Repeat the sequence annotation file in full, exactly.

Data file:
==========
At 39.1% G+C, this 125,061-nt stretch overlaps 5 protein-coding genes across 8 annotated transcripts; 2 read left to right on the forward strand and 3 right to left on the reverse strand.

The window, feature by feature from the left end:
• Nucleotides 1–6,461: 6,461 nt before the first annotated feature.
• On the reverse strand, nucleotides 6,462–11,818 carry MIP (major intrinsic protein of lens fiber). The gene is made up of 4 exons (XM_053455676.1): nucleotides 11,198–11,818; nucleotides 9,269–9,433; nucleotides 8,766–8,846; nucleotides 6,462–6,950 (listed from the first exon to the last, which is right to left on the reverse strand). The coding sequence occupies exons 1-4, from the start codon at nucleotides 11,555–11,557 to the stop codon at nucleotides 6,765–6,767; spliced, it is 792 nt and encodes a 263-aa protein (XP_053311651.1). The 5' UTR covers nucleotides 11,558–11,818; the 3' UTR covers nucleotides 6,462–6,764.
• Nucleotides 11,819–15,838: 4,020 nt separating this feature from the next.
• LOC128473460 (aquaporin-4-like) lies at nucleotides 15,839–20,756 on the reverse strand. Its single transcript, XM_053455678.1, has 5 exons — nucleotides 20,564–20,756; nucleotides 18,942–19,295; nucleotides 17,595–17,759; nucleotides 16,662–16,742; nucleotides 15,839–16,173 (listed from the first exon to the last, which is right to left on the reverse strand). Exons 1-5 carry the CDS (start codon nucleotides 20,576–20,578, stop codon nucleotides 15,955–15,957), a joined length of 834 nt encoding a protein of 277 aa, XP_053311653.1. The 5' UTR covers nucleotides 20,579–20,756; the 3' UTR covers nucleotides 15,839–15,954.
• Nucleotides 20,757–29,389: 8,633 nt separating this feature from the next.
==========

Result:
At 39.1% G+C, this 125,061-nt stretch overlaps 5 protein-coding genes across 8 annotated transcripts; 2 read left to right on the forward strand and 3 right to left on the reverse strand.

The window, feature by feature from the left end:
• Nucleotides 1–6,461: 6,461 nt before the first annotated feature.
• On the reverse strand, nucleotides 6,462–11,818 carry MIP (major intrinsic protein of lens fiber). The gene is made up of 4 exons (XM_053455676.1): nucleotides 11,198–11,818; nucleotides 9,269–9,433; nucleotides 8,766–8,846; nucleotides 6,462–6,950 (listed from the first exon to the last, which is right to left on the reverse strand). The coding sequence occupies exons 1-4, from the start codon at nucleotides 11,555–11,557 to the stop codon at nucleotides 6,765–6,767; spliced, it is 792 nt and encodes a 263-aa protein (XP_053311651.1). The 5' UTR covers nucleotides 11,558–11,818; the 3' UTR covers nucleotides 6,462–6,764.
• Nucleotides 11,819–15,838: 4,020 nt separating this feature from the next.
• LOC128473460 (aquaporin-4-like) lies at nucleotides 15,839–20,756 on the reverse strand. Its single transcript, XM_053455678.1, has 5 exons — nucleotides 20,564–20,756; nucleotides 18,942–19,295; nucleotides 17,595–17,759; nucleotides 16,662–16,742; nucleotides 15,839–16,173 (listed from the first exon to the last, which is right to left on the reverse strand). Exons 1-5 carry the CDS (start codon nucleotides 20,576–20,578, stop codon nucleotides 15,955–15,957), a joined length of 834 nt encoding a protein of 277 aa, XP_053311653.1. The 5' UTR covers nucleotides 20,579–20,756; the 3' UTR covers nucleotides 15,839–15,954.
• Nucleotides 20,757–29,389: 8,633 nt separating this feature from the next.